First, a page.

Talking TikToking

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We stand on the shoulders of intellectual giants as we look across the landscape of modern technology. Often at behemoth giant companies of the tech industry. We less affection for those behemoth giant companies than we do for the intellectual giants that survey and analyze it (though there are some tech companies we very much admire.)

Among the intellectual giants that shape our thinking on the tech industry we count Shoshana Zuboff author of The Age of Surveillance Capitalism, Tristan Harris co-founder of the Center for Humane Technology and Ben Thompson author of Stratechery.

It is Ben’s analyses of TikTok that are on our mind this week. Though like him, we had serious concerns about TikTok and its data privacy collection and legal requirement to hand over any and all user data to an authoritarian regime, we don’t think the recent events move things in the right direction either.

Though some contend that there’s no appreciable difference between the surveillance and colelction capacity of the Chinese Communist Party through TikTok and that of the US Government through such properties as FaceBook, Twitter and other US based social media programs, we strongly disagree. Though we are ardent defenders of true data ownership and privacy and security and thus opposed to unwarranted surveillance of people whether by any government or any capitalist there is a marked difference in the regimes and processes for accessing such data between the two powers.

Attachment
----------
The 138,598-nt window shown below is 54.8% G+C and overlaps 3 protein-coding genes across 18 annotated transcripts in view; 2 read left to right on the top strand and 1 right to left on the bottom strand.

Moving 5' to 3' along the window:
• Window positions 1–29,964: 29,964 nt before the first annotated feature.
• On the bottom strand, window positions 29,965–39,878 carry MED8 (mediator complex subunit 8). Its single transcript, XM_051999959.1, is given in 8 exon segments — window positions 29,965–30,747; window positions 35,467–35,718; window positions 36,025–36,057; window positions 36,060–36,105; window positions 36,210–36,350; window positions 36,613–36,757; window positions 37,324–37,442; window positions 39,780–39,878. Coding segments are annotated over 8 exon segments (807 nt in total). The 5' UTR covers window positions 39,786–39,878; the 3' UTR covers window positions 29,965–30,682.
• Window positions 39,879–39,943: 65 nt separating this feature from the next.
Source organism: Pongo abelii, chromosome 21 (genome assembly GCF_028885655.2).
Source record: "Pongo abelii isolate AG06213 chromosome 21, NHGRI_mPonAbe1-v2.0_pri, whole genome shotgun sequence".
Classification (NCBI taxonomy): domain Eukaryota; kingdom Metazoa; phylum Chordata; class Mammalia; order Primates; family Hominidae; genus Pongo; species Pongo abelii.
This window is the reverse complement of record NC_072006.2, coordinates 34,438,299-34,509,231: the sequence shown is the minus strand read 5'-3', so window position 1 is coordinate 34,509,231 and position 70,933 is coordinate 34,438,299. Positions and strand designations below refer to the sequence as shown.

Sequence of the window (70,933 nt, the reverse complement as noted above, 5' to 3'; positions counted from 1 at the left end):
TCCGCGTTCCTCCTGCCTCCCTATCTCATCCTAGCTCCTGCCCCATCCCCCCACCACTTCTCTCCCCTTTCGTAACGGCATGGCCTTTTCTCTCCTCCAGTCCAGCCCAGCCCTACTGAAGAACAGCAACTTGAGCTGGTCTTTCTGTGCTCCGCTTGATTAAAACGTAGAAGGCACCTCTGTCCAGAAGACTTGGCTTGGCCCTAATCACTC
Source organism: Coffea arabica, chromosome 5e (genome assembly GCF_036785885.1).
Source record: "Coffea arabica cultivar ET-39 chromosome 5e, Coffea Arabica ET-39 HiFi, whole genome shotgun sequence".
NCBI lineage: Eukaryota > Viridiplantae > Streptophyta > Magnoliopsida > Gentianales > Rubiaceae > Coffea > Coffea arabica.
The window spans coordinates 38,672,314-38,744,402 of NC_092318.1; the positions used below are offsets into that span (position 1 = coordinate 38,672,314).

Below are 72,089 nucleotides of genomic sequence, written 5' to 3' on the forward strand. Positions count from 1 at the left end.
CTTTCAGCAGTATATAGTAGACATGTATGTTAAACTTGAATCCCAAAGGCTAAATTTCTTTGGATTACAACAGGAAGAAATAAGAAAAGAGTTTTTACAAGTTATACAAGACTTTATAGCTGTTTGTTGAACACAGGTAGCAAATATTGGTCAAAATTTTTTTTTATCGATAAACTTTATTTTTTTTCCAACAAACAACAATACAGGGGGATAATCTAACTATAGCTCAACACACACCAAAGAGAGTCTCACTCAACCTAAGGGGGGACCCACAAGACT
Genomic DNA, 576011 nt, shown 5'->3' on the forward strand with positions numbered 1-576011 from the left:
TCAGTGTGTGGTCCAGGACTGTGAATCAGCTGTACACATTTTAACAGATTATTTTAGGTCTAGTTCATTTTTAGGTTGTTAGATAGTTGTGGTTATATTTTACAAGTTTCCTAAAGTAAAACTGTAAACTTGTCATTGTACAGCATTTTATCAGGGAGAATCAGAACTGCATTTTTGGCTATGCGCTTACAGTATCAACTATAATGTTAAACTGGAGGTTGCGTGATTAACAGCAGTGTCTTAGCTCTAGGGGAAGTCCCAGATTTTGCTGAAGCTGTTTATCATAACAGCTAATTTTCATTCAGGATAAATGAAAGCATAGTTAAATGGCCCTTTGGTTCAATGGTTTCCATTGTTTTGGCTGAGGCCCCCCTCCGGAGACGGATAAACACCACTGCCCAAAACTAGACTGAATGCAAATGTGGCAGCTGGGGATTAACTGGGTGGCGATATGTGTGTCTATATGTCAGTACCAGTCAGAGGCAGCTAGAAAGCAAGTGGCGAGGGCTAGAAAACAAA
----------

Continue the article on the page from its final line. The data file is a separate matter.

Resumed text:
Though an acquisition of TikTok (at least the operations in the US, Canada, Australia, and New Zealand) Microsoft would simultaneously deny future access to user data to the CCP that is surely not why they want to do the deal, they clearly want to gain the access to that data for themselves. We view this as a harm-reduction (even if Microsoft cannot actually deliver on their promise to somehow guarantee past user data is ex-filtrated and deleted from any CCP accessible servers.) Even though it is harm reduction, there is of course still harm – being Microsoft is itself a Surveillance Capitalist, and a sneaky one at that not often thought of us such and curiously omitted form the recent Congressional hearings with big tech. Although this is harm reduction, and some kind of answer to TikToks prevalence, the CCP’s collection and information warfare and unfair trade policies, it is the wrong answer.

Our real objection to the planned deal and communications about it, much like Ben’s, is that the current president seems to view this as some kind of extortion racket with protection money that must be paid to the US Government while the service is handed over to a US based company.

Obviously this is objectionable for many reasons. We would prefer the majority of companies built in the future not face any kind of conundrum like this. Where there isn’t a huge data lake to acquire as a part of a deal or to mitigate as part of trade relations. Where individuals have true data ownership of their own data droplets guaranteeing them privacy and security not by the grace of one nation or another, one autocrat or another or one corporation or another, but by their own choice and control of their data.